Roman legions, consisting of 5,000 to 6,000 soldiers, had their main bases in legionary fortresses that were at least 20 hectares large and usually of rectangular form. The legionary fortress in Poetovio, which was situated on the left bank of the Drava, above the passage over the river, was the starting point for military operations in the Pannonian Basin in the 1st century. The first legion stationed here was legio VIII Augusta. Around 45, it was substituted by legio XIII Gemina, which was transferred to the border on the Danube at the end of the 1st century.
The defence wall of the legionary fortress ran along the edge of the north-eastern slope of the Panorama hill. In the first half of the 1st century, a wooden palisade was constructed and a wide earthen rampart behind it, fortified with horizontally placed logs. The steep slope in front of the palisade was traversed by a defensive ditch. In the second half of the 1st century, the defence wall was renovated. The palisade was removed and another wall was constructed in its place, which included rectangular towers. The new walls were built from gravel and quarry stones bound by mortar, while the tower roofs were made of roof tiles. The defence wall still had an earthen rampart on the inside, and a defence ditch on the outside. According to comparison with forts elsewhere along the Empire, the defensive wall had to be about 4m high and, together with the rampart, of about the same width.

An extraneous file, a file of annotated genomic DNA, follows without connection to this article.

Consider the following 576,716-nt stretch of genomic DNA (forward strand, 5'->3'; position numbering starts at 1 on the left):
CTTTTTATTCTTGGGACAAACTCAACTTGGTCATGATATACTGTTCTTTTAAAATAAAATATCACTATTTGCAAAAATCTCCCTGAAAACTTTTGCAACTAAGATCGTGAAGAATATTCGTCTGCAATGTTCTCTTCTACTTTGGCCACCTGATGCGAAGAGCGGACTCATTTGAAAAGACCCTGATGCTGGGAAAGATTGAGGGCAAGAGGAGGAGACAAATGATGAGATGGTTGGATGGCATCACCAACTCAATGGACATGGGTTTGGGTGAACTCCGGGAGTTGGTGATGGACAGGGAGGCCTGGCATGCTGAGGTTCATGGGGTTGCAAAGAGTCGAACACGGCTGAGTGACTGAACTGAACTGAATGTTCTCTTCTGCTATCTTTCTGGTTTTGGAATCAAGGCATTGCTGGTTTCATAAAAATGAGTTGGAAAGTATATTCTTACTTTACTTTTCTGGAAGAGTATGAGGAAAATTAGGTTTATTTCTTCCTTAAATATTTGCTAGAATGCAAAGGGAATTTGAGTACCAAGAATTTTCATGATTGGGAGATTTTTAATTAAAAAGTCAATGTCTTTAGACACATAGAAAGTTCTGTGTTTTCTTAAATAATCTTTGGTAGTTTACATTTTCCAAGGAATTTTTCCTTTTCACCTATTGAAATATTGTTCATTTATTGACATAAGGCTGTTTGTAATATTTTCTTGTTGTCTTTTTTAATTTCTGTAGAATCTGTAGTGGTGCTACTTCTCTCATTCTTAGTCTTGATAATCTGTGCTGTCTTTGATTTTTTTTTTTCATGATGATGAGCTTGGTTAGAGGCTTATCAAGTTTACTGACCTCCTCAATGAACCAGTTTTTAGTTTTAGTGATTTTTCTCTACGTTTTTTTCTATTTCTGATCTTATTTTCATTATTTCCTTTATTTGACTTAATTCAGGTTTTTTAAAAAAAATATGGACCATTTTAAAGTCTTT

In the ground, it is possible to see the presentation of the stone defensive wall foundation with a tower, which was excavated at this site in 2020.
Archaeological excavation of the defensive walls of the legionary fortress in 2020, a view towards the south-east. A filled-in defensive ditch can be seen at the utmost left. Open pits in the centre represent a trace of vertical piles in the palisade that was a part of the earlier defensive wall of the legionary fortress. Stone foundations of the defensive walls and tower are from the later period of the fortress. Remains of a rampart on the inside of the defensive walls are visible on the right, among the tower’s foundations. 1st century.
A ground-plan of both the earlier and later defensive walls of the legionary fortress. 1st century. Archaeological excavations in 2020.
A possible appearance of the earlier defensive walls of the legionary fortress built from wood and earthen rampart. An exterior view. The first half of the 1st century.
A possible appearance of the later defence walls of the legionary fortress built from stone. An exterior view. The second half of the 1st century.
A possible appearance of the interior of the legionary fortress in the second half of the 1st century. Narrow structures more than 60m long that were built along the defensive walls probably originally functioned as military barracks. They were divided into two halves lengthwise. Each half with smaller rooms in a row was intended for about 80 soldiers (centuria). Bigger quarters for the centurion were located at the end of the building. Military barracks were discerned based on georadar survey.
A decorative plaque, possibly part of a military decoration, with a depiction of Medusa, the monster with snake hair, who averted evil. Copper alloy. Panorama, found in 2017. 1st–2nd century.
Cheek-piece of a copper alloy helmet from the top of Panorama, found in 2017. 1st–2nd century.